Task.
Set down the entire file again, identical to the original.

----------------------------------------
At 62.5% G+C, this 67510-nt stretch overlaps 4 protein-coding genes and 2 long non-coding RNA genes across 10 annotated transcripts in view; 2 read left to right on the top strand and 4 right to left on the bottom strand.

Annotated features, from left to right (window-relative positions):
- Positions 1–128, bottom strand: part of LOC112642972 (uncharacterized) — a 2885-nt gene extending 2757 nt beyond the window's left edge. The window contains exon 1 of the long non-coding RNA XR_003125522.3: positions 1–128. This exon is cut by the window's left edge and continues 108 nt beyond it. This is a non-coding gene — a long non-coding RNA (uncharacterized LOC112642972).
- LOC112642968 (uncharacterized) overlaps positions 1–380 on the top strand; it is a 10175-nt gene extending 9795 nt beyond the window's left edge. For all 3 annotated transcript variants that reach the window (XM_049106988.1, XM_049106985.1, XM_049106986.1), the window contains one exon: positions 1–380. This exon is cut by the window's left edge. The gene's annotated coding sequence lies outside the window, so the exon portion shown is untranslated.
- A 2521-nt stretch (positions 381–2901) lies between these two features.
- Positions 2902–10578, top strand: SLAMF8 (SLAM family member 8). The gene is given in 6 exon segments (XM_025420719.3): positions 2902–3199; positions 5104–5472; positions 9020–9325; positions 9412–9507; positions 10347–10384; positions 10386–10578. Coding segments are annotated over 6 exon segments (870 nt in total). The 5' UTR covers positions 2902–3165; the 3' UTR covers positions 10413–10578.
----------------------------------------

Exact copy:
At 62.5% G+C, this 67510-nt stretch overlaps 4 protein-coding genes and 2 long non-coding RNA genes across 10 annotated transcripts in view; 2 read left to right on the top strand and 4 right to left on the bottom strand.

Annotated features, from left to right (window-relative positions):
- Positions 1–128, bottom strand: part of LOC112642972 (uncharacterized) — a 2885-nt gene extending 2757 nt beyond the window's left edge. The window contains exon 1 of the long non-coding RNA XR_003125522.3: positions 1–128. This exon is cut by the window's left edge and continues 108 nt beyond it. This is a non-coding gene — a long non-coding RNA (uncharacterized LOC112642972).
- LOC112642968 (uncharacterized) overlaps positions 1–380 on the top strand; it is a 10175-nt gene extending 9795 nt beyond the window's left edge. For all 3 annotated transcript variants that reach the window (XM_049106988.1, XM_049106985.1, XM_049106986.1), the window contains one exon: positions 1–380. This exon is cut by the window's left edge. The gene's annotated coding sequence lies outside the window, so the exon portion shown is untranslated.
- A 2521-nt stretch (positions 381–2901) lies between these two features.
- Positions 2902–10578, top strand: SLAMF8 (SLAM family member 8). The gene is given in 6 exon segments (XM_025420719.3): positions 2902–3199; positions 5104–5472; positions 9020–9325; positions 9412–9507; positions 10347–10384; positions 10386–10578. Coding segments are annotated over 6 exon segments (870 nt in total). The 5' UTR covers positions 2902–3165; the 3' UTR covers positions 10413–10578.